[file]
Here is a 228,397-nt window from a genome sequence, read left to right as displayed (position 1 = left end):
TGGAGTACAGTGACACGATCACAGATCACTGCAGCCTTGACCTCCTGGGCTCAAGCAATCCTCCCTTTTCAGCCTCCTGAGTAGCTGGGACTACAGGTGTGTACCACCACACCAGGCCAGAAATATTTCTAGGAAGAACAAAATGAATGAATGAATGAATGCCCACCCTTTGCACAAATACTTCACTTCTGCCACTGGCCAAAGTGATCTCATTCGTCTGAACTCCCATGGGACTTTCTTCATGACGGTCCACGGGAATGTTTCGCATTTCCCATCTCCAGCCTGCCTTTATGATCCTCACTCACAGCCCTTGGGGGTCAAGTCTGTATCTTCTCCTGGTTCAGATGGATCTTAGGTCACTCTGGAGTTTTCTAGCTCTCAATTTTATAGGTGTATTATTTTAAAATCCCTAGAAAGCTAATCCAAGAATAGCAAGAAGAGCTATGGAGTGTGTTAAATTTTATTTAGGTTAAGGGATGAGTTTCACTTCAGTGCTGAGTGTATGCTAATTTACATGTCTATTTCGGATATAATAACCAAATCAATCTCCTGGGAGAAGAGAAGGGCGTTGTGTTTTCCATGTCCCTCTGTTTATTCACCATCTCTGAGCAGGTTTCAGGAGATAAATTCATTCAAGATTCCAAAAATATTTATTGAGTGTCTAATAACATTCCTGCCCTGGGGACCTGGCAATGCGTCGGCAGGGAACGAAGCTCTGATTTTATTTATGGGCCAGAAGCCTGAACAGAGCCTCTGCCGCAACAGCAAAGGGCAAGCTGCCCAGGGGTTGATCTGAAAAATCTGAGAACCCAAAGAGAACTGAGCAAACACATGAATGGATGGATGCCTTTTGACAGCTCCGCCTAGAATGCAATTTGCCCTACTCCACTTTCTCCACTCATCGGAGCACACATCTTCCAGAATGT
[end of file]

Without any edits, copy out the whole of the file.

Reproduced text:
Here is a 228,397-nt window from a genome sequence, read left to right as displayed (position 1 = left end):
TGGAGTACAGTGACACGATCACAGATCACTGCAGCCTTGACCTCCTGGGCTCAAGCAATCCTCCCTTTTCAGCCTCCTGAGTAGCTGGGACTACAGGTGTGTACCACCACACCAGGCCAGAAATATTTCTAGGAAGAACAAAATGAATGAATGAATGAATGCCCACCCTTTGCACAAATACTTCACTTCTGCCACTGGCCAAAGTGATCTCATTCGTCTGAACTCCCATGGGACTTTCTTCATGACGGTCCACGGGAATGTTTCGCATTTCCCATCTCCAGCCTGCCTTTATGATCCTCACTCACAGCCCTTGGGGGTCAAGTCTGTATCTTCTCCTGGTTCAGATGGATCTTAGGTCACTCTGGAGTTTTCTAGCTCTCAATTTTATAGGTGTATTATTTTAAAATCCCTAGAAAGCTAATCCAAGAATAGCAAGAAGAGCTATGGAGTGTGTTAAATTTTATTTAGGTTAAGGGATGAGTTTCACTTCAGTGCTGAGTGTATGCTAATTTACATGTCTATTTCGGATATAATAACCAAATCAATCTCCTGGGAGAAGAGAAGGGCGTTGTGTTTTCCATGTCCCTCTGTTTATTCACCATCTCTGAGCAGGTTTCAGGAGATAAATTCATTCAAGATTCCAAAAATATTTATTGAGTGTCTAATAACATTCCTGCCCTGGGGACCTGGCAATGCGTCGGCAGGGAACGAAGCTCTGATTTTATTTATGGGCCAGAAGCCTGAACAGAGCCTCTGCCGCAACAGCAAAGGGCAAGCTGCCCAGGGGTTGATCTGAAAAATCTGAGAACCCAAAGAGAACTGAGCAAACACATGAATGGATGGATGCCTTTTGACAGCTCCGCCTAGAATGCAATTTGCCCTACTCCACTTTCTCCACTCATCGGAGCACACATCTTCCAGAATGT